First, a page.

WASHINGTON — WeWork, a provider of shared office spaces in 28 cities, isn’t content to just offer you a place to do your job. This week it is opening WeLive, which offers furnished living quarters and a range of extra amenities in a fresh take on what apartment life should be like.
The apartments themselves are on the small side, and many lack a complete kitchen or a full-size fridge.
In some apartments the beds fold into the wall to create more space. But when residents step outside their own walls, they have access to common areas including large kitchens stocked with appliances, game rooms, quiet areas, and a community garden.
‘‘For everyone who’s had that experience of coming to a new place, often it’s really exciting and there’s a lot of discovery, which is cool, but you might live a relatively Spartan lifestyle for a while while you’re sort of putting it all together,’’ said Miguel McKelvey, the WeWork cofounder, who said he sat on 300 chairs to find just the right furnishings.
WeLive is designed around flexibility — residents live month to month rather than signing a one-year lease. There’s no need to wait for the cable guy to hook up one’s TV or Internet service. And no one has to shop for a bed, couch or table.
Residents can arrive with little more than their clothes. A security deposit is required, but credit checks aren’t done.
A private studio in Crystal City, Va., a Washington suburb, starts at $1,640 a month, and a studio with two beds starts at $1,880. There are also one-, two-, three- and four-bedroom apartments. A four-bedroom goes for $4,220 a month.
Residents pay a $125 monthly fee that covers utilities, cable, and Internet. The New York apartments are more expensive, with private units starting at $2,550.
In its suburban Washington location, nine floors of an old office building were converted into WeLive apartments. The space is divided into three ‘‘neighborhoods,’’ three-floor clusters of apartments that share common areas.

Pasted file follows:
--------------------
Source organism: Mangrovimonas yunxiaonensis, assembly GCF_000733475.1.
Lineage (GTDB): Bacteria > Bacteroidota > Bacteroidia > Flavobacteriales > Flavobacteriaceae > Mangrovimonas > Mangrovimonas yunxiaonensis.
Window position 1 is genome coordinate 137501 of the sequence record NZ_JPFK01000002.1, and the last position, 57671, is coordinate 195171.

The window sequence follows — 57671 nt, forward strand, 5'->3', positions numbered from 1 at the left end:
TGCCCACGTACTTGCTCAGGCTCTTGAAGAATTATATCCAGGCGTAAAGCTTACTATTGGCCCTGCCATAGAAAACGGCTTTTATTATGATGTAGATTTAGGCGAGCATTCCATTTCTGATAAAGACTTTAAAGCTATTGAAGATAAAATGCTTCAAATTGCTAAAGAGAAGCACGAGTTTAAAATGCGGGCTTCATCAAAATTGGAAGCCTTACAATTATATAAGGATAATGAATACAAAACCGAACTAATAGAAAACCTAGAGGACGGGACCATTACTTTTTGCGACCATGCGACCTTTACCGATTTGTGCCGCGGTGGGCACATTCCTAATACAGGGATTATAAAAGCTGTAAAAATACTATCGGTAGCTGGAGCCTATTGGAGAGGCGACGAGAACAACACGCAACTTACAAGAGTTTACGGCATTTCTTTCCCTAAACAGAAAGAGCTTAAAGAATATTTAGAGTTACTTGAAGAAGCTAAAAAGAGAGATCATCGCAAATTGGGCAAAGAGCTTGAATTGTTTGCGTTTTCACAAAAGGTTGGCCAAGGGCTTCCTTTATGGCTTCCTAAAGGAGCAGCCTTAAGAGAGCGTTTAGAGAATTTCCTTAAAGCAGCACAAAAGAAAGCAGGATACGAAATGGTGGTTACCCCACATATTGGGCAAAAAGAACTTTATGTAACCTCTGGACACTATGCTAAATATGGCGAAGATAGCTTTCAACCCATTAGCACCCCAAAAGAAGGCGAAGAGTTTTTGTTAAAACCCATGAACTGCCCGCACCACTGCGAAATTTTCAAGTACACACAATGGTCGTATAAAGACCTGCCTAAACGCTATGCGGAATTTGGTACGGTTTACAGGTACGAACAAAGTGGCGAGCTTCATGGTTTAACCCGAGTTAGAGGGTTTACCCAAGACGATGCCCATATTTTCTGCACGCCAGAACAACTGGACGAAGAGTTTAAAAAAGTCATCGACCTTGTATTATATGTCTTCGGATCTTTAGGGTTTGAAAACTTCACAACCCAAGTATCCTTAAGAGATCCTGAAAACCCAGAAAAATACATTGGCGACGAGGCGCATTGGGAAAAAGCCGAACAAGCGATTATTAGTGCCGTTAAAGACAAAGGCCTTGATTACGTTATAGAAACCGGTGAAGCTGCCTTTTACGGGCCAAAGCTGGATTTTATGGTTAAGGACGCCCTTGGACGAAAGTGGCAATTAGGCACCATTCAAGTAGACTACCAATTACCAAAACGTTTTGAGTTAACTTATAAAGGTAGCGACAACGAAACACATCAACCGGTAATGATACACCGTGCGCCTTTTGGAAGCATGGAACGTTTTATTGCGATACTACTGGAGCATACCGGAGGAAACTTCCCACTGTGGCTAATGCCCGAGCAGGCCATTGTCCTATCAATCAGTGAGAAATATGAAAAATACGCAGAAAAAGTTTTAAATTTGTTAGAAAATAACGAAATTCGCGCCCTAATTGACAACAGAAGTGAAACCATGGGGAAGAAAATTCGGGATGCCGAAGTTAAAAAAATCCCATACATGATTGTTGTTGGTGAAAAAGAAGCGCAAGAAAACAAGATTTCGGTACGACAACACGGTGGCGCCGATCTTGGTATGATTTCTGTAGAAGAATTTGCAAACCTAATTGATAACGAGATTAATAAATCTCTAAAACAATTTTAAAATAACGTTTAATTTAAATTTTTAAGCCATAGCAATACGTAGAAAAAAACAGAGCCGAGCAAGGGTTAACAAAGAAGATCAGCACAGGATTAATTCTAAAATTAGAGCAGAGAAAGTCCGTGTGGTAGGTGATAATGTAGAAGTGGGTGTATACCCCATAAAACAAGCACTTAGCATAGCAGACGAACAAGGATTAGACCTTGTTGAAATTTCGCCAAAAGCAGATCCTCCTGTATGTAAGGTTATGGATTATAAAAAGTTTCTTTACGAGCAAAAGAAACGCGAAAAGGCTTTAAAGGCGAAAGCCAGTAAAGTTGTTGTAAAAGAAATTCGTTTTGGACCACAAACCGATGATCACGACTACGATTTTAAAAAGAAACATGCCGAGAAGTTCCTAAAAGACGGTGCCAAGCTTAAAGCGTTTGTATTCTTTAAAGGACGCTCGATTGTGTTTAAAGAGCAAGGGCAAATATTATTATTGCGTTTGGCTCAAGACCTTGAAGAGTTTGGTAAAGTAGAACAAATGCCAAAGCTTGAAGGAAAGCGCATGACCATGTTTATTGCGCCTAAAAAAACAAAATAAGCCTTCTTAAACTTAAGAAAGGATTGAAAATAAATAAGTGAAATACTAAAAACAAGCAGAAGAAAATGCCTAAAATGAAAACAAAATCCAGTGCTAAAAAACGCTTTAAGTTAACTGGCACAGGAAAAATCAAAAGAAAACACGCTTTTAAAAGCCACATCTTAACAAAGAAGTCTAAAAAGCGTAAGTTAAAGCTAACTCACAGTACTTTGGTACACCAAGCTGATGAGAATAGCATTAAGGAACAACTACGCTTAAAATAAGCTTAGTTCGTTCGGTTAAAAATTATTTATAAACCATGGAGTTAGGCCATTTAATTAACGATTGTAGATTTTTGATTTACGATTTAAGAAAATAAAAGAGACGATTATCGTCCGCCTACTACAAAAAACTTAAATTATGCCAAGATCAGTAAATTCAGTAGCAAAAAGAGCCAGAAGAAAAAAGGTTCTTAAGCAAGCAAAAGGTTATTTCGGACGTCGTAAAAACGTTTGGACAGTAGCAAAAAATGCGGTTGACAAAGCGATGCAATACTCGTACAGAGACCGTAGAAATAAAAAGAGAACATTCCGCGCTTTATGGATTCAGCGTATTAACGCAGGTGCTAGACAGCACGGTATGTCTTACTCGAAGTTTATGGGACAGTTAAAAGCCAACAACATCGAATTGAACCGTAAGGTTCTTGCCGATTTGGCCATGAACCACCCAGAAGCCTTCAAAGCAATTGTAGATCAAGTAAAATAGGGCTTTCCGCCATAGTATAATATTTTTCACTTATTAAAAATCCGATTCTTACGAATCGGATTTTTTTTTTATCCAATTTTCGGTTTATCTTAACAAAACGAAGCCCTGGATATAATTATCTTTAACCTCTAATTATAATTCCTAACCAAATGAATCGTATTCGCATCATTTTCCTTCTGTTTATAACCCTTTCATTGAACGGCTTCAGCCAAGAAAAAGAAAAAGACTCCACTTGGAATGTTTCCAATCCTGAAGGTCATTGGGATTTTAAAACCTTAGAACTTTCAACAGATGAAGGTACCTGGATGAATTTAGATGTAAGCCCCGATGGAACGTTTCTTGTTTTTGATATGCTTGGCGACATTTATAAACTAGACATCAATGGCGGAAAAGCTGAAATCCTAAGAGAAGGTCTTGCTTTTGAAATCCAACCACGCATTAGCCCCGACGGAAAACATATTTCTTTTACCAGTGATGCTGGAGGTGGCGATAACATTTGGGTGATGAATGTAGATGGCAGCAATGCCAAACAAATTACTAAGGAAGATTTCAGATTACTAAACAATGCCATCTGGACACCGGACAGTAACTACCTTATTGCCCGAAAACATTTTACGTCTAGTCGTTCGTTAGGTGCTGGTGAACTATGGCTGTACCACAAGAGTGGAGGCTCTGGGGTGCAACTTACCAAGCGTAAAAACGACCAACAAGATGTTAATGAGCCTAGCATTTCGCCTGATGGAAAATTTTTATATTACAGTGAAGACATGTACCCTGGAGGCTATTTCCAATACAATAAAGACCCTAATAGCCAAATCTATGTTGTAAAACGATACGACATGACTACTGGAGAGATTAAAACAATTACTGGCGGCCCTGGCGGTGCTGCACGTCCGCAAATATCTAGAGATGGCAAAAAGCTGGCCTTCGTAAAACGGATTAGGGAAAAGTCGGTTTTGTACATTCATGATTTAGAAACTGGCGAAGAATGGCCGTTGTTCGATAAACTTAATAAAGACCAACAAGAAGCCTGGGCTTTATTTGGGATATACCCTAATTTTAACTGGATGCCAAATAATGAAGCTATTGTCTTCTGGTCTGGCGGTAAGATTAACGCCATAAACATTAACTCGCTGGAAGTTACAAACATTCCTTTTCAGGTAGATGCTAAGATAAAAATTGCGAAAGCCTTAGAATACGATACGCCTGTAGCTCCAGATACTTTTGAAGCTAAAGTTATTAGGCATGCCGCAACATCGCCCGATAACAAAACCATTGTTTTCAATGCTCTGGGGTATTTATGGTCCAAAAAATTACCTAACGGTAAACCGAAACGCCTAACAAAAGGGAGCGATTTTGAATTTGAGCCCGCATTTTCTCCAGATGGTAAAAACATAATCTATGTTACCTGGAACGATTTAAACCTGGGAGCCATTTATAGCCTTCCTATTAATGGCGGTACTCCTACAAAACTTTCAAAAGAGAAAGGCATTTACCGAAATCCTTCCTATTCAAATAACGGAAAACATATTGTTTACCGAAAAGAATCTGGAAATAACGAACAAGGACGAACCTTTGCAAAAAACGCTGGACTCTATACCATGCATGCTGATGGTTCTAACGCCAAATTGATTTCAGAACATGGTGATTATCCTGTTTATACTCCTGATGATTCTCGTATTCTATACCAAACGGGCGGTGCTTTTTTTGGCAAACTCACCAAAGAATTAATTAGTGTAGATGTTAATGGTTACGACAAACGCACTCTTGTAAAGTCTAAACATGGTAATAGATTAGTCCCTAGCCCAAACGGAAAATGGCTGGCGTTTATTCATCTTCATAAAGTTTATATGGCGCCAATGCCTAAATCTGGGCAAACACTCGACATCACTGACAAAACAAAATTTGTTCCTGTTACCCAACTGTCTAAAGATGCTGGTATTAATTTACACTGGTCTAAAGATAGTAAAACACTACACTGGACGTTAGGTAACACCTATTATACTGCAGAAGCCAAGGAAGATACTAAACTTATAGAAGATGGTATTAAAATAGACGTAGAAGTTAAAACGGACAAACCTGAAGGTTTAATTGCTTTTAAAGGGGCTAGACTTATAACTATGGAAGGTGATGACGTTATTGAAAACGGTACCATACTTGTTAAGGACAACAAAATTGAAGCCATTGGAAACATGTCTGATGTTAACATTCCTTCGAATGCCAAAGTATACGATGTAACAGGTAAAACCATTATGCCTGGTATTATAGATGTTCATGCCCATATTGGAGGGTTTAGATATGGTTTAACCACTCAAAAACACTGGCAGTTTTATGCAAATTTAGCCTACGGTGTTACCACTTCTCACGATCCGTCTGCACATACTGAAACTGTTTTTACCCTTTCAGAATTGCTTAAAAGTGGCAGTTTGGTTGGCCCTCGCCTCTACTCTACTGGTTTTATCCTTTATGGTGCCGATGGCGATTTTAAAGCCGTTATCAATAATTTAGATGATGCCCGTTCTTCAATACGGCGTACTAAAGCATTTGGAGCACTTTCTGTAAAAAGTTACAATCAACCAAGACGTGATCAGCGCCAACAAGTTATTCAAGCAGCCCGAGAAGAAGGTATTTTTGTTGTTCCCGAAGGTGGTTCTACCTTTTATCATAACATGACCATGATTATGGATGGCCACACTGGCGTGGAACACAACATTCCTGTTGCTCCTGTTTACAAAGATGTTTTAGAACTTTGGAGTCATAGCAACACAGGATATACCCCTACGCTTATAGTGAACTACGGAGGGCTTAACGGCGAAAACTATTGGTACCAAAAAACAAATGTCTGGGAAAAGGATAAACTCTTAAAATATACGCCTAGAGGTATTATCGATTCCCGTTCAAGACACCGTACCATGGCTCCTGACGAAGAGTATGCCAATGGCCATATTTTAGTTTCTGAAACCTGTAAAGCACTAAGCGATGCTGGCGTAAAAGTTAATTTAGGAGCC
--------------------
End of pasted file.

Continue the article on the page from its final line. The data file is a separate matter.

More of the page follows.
The thinking is that residents will naturally self-identify and organize near people with similar hours, hobbies, and lifestyles. Just in case, the apartments have unusually heavy doors, a reminder of the sound-proofing WeLive has done.
WeLive wants to encourage positive social interactions so that its neighborhoods develop into strong communities.
None of the common spaces include dead ends, to avoid the awkward feeling a person may have of entering a shared area only to turn around and exit the same way they came. Without dead ends, residents can walk in and out different ways, so it appears that they’re only passing through.
Stephanie Sutton, 31, moved into a WeLive apartment a month ago. WeLive brought in some residents early as part of a test period. Sutton said her favorite aspect has been the sense of community.
‘‘It really does feel like home,’’ she said. ‘‘It’s a great way to develop friendships without any pressure. Here you passively make 10 friends instantly.’’
So far she has roasted a rabbit from a farmers market and shared it with neighbors. The four-bedroom apartment she splits with three others has a full kitchen, but she opted to cook in the neighborhood’s shared kitchen because of the high-grade appliances and social aspect.
Residents have also gotten together to watch the National Hockey League playoffs and ‘‘Game of Thrones.’’
Although WeLive appears best designed for people in their 20s and 30s, all age ranges are welcome.
Angela Fox, 48, moved in with her 12-year-old son, who can walk to his middle school. Fox considers herself more experience-oriented than possession-focused.
When her son saw the gaming options at WeLive — including a foosball table in the laundry area — he was hooked. That was enough for Fox. She put her furniture in storage and moved into WeLive earlier this year.
For McKelvey, the point of the WeLive community is helping people succeed.
“It’s more having the conscious pursuit of a life they want rather than sort of floating along and not really concerning themselves with what their future holds,’’ he said.